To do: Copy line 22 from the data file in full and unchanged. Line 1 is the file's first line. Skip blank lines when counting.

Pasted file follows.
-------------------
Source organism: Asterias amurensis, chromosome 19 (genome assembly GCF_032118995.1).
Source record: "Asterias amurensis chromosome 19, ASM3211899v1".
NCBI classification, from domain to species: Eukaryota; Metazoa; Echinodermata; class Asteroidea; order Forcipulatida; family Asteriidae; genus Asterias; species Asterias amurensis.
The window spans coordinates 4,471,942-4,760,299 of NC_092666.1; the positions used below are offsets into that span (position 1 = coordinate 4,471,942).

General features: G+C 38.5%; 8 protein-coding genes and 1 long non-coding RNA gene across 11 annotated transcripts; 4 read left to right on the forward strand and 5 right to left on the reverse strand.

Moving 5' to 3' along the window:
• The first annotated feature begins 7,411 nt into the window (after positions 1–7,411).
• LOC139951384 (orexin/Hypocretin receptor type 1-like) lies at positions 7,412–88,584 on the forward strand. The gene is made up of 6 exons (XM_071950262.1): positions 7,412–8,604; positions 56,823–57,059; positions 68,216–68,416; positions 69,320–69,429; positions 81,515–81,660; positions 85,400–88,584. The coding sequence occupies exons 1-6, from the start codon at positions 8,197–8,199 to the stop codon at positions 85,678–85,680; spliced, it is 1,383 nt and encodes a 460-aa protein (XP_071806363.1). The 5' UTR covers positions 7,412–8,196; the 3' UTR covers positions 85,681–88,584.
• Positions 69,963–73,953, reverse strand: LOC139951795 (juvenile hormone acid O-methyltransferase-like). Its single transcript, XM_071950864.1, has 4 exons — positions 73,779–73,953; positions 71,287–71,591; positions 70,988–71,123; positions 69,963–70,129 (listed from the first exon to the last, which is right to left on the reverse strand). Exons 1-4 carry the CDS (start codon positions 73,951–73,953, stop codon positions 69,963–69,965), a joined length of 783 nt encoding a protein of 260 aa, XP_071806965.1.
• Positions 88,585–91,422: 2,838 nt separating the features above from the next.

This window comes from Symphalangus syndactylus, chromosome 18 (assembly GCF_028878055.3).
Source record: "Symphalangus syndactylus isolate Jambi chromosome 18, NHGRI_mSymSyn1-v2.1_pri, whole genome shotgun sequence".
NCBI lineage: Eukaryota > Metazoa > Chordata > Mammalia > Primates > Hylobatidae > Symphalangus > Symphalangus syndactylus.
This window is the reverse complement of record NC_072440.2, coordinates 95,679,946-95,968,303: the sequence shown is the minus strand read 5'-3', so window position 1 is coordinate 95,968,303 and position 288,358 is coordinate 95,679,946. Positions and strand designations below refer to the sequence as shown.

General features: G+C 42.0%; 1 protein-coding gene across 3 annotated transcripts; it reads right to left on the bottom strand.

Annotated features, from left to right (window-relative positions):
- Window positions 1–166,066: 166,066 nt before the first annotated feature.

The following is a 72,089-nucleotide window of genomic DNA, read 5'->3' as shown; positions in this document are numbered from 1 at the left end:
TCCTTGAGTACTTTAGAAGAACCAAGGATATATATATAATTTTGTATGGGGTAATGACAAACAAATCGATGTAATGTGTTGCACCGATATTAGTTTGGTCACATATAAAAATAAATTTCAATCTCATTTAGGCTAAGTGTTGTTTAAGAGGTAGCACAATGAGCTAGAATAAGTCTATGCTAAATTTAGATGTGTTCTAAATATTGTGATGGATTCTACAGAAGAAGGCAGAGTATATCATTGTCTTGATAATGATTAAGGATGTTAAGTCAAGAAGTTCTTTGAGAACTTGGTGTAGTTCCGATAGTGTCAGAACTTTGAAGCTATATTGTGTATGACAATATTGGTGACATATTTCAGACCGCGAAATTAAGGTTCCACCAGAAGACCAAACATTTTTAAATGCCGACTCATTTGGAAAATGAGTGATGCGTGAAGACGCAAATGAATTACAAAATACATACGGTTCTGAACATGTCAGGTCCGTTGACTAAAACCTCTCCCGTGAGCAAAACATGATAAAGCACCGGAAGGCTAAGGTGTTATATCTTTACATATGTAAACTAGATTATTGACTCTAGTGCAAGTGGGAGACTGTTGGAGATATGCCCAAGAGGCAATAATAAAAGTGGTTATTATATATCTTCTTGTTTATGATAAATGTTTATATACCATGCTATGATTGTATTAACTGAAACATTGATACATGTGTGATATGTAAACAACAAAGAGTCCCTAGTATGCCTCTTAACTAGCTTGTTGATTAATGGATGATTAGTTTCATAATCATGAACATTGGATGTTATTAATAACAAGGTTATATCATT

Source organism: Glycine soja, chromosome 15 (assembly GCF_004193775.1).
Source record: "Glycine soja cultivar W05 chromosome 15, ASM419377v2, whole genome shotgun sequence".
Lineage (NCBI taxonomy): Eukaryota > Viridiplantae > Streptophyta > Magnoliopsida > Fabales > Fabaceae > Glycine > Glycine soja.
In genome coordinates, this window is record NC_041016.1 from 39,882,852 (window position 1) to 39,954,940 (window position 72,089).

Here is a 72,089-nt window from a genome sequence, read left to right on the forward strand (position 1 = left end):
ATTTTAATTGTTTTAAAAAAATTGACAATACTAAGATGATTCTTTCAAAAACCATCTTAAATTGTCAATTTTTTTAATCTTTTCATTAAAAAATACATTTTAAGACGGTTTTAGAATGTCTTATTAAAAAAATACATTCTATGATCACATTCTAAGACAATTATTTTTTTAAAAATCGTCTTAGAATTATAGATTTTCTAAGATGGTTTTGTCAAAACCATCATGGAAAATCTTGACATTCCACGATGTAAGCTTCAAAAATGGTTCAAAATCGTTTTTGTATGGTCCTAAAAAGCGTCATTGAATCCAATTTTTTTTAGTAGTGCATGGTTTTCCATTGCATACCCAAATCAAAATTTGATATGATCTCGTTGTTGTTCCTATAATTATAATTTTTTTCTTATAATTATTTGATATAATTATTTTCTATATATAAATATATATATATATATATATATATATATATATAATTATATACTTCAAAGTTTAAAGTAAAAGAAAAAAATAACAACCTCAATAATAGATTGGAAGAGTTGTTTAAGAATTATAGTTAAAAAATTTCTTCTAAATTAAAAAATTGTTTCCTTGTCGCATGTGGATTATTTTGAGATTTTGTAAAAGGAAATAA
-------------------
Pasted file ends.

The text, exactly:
Lineage (NCBI taxonomy): Eukaryota > Viridiplantae > Streptophyta > Magnoliopsida > Fabales > Fabaceae > Glycine > Glycine soja.